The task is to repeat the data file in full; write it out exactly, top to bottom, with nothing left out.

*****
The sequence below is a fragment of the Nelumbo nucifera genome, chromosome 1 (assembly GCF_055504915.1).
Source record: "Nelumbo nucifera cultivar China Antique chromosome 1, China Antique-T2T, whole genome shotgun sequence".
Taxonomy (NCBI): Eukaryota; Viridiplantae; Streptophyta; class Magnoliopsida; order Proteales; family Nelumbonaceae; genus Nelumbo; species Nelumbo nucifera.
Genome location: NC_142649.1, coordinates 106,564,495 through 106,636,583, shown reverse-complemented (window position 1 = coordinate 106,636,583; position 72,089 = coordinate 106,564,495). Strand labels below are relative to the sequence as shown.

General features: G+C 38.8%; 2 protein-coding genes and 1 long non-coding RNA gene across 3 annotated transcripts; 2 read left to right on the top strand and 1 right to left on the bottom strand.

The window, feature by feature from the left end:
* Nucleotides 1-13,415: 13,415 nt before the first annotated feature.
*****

The sequence below is a fragment of the Nelumbo nucifera genome, chromosome 1 (assembly GCF_055504915.1).
Source record: "Nelumbo nucifera cultivar China Antique chromosome 1, China Antique-T2T, whole genome shotgun sequence".
Taxonomy (NCBI): Eukaryota; Viridiplantae; Streptophyta; class Magnoliopsida; order Proteales; family Nelumbonaceae; genus Nelumbo; species Nelumbo nucifera.
Genome location: NC_142649.1, coordinates 106,564,495 through 106,636,583, shown reverse-complemented (window position 1 = coordinate 106,636,583; position 72,089 = coordinate 106,564,495). Strand labels below are relative to the sequence as shown.

General features: G+C 38.8%; 2 protein-coding genes and 1 long non-coding RNA gene across 3 annotated transcripts; 2 read left to right on the top strand and 1 right to left on the bottom strand.

The window, feature by feature from the left end:
* Nucleotides 1-13,415: 13,415 nt before the first annotated feature.